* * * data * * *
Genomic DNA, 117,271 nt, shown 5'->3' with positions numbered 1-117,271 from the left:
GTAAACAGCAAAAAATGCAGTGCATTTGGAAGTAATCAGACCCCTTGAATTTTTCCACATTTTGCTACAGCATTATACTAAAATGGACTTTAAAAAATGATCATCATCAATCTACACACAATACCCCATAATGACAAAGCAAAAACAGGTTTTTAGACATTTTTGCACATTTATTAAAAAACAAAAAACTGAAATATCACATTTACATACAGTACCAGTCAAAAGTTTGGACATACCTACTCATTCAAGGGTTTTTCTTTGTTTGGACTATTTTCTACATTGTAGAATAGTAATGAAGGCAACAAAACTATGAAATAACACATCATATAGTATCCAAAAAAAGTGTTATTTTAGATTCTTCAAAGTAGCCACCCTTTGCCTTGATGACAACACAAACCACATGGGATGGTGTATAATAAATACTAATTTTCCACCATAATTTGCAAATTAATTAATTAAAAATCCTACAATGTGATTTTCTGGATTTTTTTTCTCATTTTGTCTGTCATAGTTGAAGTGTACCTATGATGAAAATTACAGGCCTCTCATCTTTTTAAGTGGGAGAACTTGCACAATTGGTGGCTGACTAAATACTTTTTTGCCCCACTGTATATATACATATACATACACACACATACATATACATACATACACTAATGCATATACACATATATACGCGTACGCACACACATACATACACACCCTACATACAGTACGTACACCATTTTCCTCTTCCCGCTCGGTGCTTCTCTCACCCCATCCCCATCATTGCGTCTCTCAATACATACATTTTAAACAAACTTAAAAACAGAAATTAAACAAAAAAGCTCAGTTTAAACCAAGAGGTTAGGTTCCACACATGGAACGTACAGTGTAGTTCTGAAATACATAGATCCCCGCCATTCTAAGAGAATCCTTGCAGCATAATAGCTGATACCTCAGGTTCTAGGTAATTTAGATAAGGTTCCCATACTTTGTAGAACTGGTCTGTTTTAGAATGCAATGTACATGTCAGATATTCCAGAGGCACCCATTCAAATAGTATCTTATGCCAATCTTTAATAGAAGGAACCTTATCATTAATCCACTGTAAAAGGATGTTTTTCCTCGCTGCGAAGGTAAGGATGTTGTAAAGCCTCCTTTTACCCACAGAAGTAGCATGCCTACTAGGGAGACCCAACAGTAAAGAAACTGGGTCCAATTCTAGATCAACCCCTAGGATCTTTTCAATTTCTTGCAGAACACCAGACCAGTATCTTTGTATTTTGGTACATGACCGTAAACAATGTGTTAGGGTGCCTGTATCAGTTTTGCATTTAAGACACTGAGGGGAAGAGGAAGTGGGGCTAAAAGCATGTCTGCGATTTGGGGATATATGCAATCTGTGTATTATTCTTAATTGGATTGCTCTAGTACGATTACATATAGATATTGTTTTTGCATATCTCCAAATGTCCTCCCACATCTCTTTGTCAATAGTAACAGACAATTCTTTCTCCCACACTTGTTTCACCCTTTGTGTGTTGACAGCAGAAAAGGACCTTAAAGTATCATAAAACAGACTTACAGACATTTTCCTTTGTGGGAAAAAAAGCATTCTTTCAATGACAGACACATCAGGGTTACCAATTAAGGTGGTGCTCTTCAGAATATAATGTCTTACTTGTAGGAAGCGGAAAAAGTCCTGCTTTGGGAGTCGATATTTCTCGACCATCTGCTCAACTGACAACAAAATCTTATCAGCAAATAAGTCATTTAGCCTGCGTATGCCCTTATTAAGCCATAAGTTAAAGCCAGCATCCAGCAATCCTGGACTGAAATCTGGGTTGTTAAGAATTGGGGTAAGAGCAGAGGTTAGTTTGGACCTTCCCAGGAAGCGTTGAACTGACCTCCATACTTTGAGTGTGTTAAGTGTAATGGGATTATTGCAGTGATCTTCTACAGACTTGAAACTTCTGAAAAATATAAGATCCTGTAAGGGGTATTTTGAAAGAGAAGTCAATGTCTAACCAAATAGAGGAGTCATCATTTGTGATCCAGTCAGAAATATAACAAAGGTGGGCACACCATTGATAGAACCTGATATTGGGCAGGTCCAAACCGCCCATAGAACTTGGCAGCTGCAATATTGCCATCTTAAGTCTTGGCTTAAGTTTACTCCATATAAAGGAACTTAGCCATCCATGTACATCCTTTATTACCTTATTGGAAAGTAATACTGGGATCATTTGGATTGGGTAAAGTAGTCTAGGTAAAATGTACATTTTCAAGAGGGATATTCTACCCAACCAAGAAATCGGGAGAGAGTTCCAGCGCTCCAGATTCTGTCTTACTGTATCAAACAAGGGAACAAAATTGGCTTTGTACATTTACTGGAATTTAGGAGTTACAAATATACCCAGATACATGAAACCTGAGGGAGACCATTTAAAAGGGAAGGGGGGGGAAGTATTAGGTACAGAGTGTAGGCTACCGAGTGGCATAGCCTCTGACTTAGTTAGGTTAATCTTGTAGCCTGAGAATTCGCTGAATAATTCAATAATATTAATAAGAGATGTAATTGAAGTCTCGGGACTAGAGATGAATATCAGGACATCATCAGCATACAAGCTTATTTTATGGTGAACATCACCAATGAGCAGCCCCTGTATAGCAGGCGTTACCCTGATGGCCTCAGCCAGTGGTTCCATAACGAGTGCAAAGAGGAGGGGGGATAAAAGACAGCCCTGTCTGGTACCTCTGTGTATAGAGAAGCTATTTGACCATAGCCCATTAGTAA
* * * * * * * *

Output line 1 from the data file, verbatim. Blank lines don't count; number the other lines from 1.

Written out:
Genomic DNA, 117,271 nt, shown 5'->3' with positions numbered 1-117,271 from the left: